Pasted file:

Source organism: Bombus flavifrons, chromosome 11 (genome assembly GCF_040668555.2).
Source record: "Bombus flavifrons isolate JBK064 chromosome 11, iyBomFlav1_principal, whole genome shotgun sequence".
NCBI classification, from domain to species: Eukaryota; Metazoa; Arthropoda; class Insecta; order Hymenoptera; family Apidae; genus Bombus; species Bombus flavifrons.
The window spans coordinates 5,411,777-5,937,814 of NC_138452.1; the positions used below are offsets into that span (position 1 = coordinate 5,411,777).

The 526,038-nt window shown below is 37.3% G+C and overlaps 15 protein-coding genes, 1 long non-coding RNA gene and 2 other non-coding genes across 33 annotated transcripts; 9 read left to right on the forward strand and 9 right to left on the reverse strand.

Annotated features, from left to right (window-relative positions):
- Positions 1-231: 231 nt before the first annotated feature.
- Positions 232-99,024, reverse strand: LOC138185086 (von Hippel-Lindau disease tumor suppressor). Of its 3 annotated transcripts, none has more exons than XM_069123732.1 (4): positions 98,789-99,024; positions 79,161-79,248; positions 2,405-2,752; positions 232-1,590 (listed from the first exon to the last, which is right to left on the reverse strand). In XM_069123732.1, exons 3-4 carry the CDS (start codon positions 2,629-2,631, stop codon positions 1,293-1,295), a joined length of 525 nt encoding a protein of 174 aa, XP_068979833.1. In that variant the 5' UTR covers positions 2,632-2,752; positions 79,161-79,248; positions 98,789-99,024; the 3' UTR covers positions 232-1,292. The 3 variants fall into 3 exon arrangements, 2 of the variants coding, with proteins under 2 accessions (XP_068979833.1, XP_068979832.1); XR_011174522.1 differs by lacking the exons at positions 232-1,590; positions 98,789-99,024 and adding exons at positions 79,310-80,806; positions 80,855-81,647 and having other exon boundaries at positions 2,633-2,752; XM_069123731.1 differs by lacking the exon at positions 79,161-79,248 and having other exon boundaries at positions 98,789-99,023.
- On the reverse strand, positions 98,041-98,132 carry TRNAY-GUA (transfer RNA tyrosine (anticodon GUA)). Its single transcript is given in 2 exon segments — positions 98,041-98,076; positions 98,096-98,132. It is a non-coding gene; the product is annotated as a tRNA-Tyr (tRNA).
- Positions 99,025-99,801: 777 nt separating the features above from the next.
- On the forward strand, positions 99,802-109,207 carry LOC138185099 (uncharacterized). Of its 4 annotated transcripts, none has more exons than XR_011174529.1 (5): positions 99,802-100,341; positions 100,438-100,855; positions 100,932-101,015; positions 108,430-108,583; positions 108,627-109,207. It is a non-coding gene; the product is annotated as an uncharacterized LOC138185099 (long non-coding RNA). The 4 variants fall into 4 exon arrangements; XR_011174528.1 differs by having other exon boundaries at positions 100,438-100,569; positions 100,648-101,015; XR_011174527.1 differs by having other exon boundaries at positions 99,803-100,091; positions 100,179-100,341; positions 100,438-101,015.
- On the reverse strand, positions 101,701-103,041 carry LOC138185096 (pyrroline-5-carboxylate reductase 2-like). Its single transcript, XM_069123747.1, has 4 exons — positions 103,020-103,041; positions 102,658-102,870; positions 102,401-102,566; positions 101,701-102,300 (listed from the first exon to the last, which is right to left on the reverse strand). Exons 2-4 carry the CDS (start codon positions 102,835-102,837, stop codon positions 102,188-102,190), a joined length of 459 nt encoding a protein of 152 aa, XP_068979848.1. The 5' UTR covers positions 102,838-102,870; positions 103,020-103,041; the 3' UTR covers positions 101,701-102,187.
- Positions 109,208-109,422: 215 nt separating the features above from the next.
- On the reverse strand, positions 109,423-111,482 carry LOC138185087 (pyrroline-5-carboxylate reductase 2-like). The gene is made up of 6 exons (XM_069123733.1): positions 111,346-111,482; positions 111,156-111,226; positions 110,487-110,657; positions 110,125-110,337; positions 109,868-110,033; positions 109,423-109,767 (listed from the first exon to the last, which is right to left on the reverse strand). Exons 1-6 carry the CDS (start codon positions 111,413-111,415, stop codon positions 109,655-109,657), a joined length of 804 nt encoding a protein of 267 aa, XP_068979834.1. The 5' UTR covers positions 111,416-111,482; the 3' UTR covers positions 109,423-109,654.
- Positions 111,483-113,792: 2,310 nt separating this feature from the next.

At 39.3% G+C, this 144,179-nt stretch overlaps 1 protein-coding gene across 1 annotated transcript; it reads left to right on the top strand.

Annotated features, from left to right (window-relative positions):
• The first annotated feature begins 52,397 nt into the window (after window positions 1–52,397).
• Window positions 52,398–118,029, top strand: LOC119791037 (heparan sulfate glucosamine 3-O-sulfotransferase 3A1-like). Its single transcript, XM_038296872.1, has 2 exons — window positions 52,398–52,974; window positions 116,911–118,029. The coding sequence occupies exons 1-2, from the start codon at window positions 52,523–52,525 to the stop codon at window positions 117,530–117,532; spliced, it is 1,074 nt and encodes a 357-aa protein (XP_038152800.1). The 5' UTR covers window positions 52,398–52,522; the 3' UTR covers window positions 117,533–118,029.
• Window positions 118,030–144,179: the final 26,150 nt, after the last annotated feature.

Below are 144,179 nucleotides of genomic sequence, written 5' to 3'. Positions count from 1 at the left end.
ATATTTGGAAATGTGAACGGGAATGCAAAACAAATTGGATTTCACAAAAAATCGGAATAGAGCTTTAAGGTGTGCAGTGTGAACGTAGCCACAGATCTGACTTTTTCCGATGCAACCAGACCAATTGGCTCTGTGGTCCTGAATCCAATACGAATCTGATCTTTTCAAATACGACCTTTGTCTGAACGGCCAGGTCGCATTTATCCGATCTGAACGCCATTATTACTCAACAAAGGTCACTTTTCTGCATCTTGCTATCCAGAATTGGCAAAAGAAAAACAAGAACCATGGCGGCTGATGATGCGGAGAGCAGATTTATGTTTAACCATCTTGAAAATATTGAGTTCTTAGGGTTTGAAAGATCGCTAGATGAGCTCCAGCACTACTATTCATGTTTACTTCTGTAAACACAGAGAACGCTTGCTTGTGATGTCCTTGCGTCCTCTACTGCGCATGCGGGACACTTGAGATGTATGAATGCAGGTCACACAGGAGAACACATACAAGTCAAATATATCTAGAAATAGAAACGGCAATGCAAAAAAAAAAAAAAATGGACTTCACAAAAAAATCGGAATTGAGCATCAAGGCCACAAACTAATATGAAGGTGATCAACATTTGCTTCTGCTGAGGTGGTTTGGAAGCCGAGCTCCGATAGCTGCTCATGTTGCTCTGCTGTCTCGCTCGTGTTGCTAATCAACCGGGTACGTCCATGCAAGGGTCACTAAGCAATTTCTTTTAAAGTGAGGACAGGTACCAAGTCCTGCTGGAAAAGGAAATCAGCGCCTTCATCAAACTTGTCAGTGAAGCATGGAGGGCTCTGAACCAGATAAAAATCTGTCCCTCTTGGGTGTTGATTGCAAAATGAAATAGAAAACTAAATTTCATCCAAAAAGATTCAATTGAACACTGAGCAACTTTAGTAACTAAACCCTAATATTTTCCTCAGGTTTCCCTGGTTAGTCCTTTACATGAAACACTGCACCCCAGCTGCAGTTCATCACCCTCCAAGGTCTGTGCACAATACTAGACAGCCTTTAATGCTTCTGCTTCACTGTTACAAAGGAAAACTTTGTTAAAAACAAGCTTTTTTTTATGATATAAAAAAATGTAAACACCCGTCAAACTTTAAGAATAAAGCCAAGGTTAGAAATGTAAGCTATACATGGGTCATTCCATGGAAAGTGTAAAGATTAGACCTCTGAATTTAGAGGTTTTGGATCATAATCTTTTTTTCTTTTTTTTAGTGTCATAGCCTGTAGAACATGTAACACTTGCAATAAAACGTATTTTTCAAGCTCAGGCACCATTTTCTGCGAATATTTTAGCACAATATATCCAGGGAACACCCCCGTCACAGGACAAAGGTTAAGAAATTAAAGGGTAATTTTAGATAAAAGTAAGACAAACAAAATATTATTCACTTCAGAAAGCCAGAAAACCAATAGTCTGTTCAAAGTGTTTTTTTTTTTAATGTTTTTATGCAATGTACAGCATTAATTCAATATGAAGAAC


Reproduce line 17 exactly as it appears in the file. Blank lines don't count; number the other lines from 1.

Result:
Annotated features, from left to right (window-relative positions):